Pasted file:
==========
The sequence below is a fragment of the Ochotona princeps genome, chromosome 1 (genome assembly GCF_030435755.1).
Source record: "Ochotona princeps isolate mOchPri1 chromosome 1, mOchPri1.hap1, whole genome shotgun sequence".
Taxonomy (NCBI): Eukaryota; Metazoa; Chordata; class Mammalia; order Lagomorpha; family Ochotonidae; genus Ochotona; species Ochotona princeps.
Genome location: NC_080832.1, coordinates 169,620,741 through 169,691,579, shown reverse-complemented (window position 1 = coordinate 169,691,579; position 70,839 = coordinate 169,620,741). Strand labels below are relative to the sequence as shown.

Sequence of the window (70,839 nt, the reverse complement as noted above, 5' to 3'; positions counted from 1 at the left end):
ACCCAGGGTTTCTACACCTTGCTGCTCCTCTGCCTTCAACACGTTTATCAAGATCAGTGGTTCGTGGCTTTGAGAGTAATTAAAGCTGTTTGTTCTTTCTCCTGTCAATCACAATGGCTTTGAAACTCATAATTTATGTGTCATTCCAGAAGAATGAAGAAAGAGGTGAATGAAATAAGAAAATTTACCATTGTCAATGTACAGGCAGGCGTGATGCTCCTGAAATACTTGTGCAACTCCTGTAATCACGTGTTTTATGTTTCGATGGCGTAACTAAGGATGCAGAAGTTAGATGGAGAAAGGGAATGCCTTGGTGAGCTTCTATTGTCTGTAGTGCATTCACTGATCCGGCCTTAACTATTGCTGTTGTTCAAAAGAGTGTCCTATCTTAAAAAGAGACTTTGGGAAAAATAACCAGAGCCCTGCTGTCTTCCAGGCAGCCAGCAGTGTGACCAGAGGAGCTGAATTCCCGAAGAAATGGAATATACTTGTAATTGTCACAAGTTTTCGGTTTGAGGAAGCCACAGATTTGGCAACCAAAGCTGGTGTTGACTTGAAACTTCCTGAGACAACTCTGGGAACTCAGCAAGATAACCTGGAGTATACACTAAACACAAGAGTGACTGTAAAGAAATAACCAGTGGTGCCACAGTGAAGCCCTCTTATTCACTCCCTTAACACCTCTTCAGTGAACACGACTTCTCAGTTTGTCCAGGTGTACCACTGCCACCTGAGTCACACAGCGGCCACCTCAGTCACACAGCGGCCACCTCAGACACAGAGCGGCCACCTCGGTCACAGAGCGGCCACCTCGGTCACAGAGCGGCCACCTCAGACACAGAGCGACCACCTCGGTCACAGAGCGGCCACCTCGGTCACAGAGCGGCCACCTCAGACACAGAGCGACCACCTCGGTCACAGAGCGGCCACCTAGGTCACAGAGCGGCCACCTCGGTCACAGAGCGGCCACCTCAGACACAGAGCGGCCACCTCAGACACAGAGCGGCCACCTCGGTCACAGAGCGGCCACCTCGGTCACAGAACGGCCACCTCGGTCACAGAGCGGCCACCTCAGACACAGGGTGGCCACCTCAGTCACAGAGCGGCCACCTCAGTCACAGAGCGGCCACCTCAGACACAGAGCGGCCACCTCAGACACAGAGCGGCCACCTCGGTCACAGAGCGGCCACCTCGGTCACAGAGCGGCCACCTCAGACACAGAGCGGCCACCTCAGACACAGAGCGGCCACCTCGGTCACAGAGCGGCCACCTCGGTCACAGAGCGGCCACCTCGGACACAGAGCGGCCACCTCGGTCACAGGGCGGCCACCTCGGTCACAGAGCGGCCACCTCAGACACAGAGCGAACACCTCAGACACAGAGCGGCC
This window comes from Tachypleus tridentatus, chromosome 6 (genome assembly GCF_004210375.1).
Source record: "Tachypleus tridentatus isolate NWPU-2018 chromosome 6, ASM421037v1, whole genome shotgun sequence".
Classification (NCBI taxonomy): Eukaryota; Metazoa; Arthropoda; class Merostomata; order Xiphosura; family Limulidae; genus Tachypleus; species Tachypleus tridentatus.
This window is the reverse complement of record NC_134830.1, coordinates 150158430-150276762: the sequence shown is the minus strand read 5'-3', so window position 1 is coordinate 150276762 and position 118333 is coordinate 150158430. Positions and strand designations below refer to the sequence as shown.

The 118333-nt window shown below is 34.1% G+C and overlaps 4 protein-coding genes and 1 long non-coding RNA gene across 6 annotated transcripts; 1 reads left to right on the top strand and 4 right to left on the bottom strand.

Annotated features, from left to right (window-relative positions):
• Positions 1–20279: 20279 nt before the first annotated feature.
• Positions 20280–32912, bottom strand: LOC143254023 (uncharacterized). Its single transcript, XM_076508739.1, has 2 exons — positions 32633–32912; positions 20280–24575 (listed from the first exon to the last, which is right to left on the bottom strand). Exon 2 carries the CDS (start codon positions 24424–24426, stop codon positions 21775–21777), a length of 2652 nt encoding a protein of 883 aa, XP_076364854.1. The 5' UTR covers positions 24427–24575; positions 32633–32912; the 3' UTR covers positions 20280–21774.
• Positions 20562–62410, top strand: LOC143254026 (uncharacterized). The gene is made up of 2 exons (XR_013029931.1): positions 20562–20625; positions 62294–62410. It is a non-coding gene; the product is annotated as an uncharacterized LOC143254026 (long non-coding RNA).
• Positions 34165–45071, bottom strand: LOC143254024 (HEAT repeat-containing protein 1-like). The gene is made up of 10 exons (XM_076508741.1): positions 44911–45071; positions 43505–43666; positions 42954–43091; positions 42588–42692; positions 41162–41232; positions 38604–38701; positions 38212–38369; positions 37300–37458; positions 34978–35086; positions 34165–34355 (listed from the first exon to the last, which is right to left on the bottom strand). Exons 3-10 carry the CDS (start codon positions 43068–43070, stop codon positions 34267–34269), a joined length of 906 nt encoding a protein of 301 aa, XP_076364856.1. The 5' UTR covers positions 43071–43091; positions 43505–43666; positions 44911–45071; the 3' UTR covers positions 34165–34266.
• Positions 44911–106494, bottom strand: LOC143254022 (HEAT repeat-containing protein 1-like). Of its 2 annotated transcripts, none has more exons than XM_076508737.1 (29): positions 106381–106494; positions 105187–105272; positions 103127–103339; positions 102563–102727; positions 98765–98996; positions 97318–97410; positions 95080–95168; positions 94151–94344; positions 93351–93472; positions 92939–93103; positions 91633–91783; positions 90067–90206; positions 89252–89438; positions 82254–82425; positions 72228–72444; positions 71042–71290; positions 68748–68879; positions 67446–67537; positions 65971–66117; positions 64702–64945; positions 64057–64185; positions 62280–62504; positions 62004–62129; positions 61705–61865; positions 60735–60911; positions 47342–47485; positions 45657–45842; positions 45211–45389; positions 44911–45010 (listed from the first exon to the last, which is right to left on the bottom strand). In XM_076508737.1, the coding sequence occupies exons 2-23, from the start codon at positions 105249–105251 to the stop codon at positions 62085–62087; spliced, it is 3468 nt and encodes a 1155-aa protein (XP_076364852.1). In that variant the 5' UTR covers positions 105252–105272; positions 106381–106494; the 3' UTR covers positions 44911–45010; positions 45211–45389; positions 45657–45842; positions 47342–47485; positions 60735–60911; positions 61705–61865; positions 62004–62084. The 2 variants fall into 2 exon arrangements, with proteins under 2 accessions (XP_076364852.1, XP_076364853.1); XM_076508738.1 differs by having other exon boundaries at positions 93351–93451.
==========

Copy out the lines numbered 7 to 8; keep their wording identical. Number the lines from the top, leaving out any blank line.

This window comes from Tachypleus tridentatus, chromosome 6 (genome assembly GCF_004210375.1).
Source record: "Tachypleus tridentatus isolate NWPU-2018 chromosome 6, ASM421037v1, whole genome shotgun sequence".